Report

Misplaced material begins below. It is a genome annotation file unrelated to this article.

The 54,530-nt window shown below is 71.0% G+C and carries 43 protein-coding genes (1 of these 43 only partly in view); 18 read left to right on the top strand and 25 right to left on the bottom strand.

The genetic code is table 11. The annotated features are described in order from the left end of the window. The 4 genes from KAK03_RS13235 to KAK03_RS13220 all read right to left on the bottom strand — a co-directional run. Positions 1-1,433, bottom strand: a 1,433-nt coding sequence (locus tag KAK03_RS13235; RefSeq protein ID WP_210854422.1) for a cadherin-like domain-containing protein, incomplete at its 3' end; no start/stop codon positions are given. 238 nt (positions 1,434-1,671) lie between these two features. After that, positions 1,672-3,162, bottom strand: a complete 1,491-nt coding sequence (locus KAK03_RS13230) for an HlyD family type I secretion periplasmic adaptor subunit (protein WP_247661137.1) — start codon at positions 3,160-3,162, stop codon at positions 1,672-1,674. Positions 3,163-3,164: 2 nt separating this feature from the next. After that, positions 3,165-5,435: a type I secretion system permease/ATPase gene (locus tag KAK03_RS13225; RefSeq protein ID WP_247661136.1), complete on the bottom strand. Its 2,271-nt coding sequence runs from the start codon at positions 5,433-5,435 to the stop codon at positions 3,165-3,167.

Econometrics and Programming approaches › Historically these approaches have been at odds, but recent advances have started to close this gap Advantages of Programming over Econometrics › Ability to use minimal data sets › Ability to calibrate on a disaggregated basis › Ability to interact with and include information from engineering and bio-physical models, Where do we apply programming models? › Explain observed outcomes › Predict economic phenomena › Influence economic outcomes Econometric Models › Often more flexible and theoretically consistent, however not often used with disaggregated empirical microeconomic policy models of agricultural production • Constrained Structural Optimization (Programming) Ability to reproduce detailed constrained output decisions with minimal data requirements, at the cost of restrictive (and often unrealistic) constraints • Positive Mathematical Programming (PMP) Uses the observed allocations of crops and livestock to derive nonlinear cost functions that calibrate the model without adding unrealistic constraints Behavioral Calibration Theory › We need our calibrated model to reproduce observed outcomes without imposing restrictive calibration constraints Nonlinear Calibration Proposition › Objective function must be nonlinear in at least some of the activities Calibration Dimension Proposition › Ability to calibrate the model with complete accuracy depends on the number of nonlinear terms that can be independently calibrated Let marginal revenue = $500/acre Average cost = $300/acre Observed acreage allocation = 50 acres Define a quadratic total cost function: TC x 0.5 x MC x 2 AC 0.5 x Optimization requires: MR=MC at x=50 We can calculate 2 MC AC and sequentially, 2 MC AC 0.5 x 2 * 8 and 300 0.5*8*50 x We can then combine this information into the unconstrained (calibrated) quadratic cost problem: max 500x x 0.5 x2 500x 100x 4x2 Standard optimization shows that the model calibrates when: * 0 x 50 x • Empirical Calibration Model Overview › Three stages: 1) Constrained LP model is used to derive the dual values for both the resource and calibration constraints, 1 and 2 respectively. 2) The calibrating constraint dual values (2 ) are used, along with the data based average yield function, to uniquely derive the calibrating cost function parameters (i )and (i). 3) The cost parameters are used with the base year data to specify the PMP model. 2 Crops: Wheat and Oats Observe: 3 acres of wheat and 2 acres of oats Wheat (w) Crop prices (Oats) (o) Pw = $2.98/bu. Po = $2.20/bu. Variable cost/acre ww = $129.62 wo = $109.98 Average yield/acre o = 65.9 bu. w = 69 bu. We can write the LP problem as: max (2.98*69 130) xw (2.20*65.9 110) xo subject to xw xo 5 xw 3 xo 2 Note the addition of a perturbation term to decouple resource and calibration constraints We again assume a quadratic total land cost function and now solve for i and i First: Second: 22 k f ( xk ) 2 k ; 0.5 k xk 2k ; k xk w a ij ij ci i 0.5 i xi ij Therefore: i ci 0.5 i xi After some algebra we can write the calibrated problem as and verify calibration in VMP and acreage: max (2.98*69) xw (2.20*65.9) xo (88.62 0.5*27.33xw ) xw 109.98 xo subject to xw xo 5 We will consider a multi-region and multicrop model where base production may be constrained by water or land CES Production Function › Constant Elasticity of Substitution (CES) productions allow for limited substitutability between inputs Exponential Land Cost Function › We will use an exponential instead of quadratic total cost function Linear Calibration Program CES Parameter Calibration Exponential Cost Function Calibration Fully Calibrated Model Regions: g Crops: i Inputs: j Water sources: w Assume Constant Returns to Scale Assume the Elasticity of Substitution is known from previous studies or expert opinion. › In the absence of either, we find that 0.17 is a numerically stable estimate that allows for limited substitution CES Production Function 1/ i i i i ygi gi gi1 xgi1 gi 2 xgi 2 ... gij xgij Consider a single crop and region to illustrate the sequential calibration procedure: 1 Define: And we can define the corresponding farm profit maximization program: max j x j xj j / j xj. j Constant Returns to Scale requires: j 1. j Taking the ratio of any two first order conditions for optimal input allocation, incorporating the CRS restriction, and some algebra yields our solution for any share parameter: 1 1 letting l all j 1 1 l x1 1 1 l xl 1 l x11 1 l . 1 1 l 1 xl x 1 1 1 l xl 1 As a final step we can calculate the scale parameter using the observed input levels as: ( yld / xland ) xland j x j j / i . We now specify an exponential PMP Cost Function TC( xland ) e Quadratic xland Exponential 3000 2500 Cost 2000 1500 1000 500 0 0 -500 20 40 60 80 100 Acres 120 140 160 180 200 The PMP and elasticity equations must be satisfied at the calibrated (observed) level of land use The PMP condition holds with equality The elasticity condition is fit by leastsquares › Implied elasticity estimates › New methods Disaggregate regional elasticities The base data, functions, and calibrated parameters are combined into a final program without calibration constraints The program can now be used for policy simulations Theoretical Underpinnings of SWAP › Crop adjustments can be caused by three things: 1. Amount of irrigated land in production can change with water availability and prices 2. Changing the mix of crops produced so that the value produced by a unit of water is increased 3. The intensive margin of substitution › Intensive vs. Extensive Margin